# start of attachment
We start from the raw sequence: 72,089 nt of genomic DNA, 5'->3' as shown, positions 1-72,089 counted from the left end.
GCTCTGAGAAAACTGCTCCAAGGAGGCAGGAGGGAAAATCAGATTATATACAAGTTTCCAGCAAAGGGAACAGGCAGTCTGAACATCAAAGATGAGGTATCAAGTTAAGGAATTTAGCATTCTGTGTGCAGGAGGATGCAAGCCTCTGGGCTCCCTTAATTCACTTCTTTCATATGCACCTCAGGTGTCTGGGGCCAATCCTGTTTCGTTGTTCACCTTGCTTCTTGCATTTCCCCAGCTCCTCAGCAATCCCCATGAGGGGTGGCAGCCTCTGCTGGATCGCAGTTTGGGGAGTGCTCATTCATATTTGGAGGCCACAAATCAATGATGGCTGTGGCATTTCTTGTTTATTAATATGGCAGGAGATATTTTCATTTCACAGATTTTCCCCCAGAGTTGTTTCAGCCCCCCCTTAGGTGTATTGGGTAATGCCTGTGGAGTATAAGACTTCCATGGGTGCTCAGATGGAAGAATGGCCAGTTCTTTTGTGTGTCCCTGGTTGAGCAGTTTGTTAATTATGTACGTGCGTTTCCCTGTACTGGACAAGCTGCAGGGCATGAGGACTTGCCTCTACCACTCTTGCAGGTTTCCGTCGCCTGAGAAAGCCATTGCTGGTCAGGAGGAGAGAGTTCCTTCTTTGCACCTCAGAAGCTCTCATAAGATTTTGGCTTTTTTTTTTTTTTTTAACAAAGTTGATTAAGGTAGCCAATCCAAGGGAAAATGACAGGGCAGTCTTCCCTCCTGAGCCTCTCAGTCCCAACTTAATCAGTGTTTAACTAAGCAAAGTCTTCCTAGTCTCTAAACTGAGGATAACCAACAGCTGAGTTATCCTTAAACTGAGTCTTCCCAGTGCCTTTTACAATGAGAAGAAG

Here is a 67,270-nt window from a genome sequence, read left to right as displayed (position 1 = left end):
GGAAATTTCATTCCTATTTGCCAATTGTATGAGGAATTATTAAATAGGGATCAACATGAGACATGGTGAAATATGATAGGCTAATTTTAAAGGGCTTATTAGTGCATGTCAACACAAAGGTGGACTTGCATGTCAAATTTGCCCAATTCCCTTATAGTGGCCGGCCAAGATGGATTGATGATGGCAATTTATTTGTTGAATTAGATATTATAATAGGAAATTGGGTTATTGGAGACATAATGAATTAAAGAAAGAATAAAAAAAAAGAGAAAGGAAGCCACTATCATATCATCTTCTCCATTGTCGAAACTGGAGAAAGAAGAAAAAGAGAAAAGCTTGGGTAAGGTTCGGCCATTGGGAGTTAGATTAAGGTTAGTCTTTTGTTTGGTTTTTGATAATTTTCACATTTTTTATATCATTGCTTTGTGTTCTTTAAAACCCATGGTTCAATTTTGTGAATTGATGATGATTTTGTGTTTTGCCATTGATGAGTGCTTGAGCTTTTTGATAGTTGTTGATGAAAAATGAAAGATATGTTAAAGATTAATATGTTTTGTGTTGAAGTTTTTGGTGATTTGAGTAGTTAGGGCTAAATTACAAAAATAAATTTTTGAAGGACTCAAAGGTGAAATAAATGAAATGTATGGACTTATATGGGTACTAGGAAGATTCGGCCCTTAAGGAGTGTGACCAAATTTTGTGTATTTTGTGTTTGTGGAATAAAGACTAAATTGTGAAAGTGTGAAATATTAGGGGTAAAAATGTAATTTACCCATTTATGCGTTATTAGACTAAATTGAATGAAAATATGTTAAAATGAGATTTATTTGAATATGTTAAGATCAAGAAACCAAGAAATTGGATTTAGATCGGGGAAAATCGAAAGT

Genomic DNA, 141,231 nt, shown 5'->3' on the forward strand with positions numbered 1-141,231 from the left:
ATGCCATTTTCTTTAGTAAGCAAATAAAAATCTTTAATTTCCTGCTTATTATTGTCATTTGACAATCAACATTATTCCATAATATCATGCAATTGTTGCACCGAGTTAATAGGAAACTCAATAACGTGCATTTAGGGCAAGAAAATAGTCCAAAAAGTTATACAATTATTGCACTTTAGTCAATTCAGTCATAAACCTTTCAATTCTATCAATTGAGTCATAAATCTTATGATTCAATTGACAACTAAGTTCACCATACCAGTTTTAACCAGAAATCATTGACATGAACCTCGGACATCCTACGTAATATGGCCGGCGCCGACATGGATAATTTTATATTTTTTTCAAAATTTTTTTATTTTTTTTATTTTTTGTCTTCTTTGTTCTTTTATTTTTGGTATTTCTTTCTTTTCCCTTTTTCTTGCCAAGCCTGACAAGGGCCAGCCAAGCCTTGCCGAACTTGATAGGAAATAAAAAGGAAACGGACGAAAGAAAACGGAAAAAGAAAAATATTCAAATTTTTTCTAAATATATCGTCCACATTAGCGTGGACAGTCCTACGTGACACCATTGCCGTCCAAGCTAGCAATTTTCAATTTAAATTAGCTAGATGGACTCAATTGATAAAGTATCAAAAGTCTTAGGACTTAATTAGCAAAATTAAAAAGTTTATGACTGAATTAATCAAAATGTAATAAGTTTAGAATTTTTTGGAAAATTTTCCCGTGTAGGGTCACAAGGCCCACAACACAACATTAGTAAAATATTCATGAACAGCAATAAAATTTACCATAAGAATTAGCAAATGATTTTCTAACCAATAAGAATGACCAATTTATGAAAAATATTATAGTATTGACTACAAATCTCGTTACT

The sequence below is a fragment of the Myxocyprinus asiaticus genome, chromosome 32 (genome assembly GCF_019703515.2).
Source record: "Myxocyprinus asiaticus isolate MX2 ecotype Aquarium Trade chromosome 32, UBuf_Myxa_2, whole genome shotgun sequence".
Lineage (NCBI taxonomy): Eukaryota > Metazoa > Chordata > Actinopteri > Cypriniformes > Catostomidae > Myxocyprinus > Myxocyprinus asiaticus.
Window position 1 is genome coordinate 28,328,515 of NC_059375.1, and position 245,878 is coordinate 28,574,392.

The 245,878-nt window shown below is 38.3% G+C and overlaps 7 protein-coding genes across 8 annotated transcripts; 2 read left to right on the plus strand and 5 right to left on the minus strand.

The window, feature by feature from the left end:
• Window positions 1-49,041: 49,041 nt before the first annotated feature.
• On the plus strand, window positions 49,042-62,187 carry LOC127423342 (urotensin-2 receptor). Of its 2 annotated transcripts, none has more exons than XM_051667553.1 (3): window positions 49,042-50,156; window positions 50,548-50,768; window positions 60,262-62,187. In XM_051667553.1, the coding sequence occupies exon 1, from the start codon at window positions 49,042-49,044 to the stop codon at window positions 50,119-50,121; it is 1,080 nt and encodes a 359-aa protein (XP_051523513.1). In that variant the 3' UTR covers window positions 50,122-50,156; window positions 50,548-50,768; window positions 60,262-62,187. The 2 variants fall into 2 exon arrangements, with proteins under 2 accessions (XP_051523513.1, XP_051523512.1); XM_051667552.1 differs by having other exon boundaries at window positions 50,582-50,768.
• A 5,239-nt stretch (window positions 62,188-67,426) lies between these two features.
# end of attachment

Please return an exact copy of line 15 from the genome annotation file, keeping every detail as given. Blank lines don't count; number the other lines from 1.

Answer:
• A 5,239-nt stretch (window positions 62,188-67,426) lies between these two features.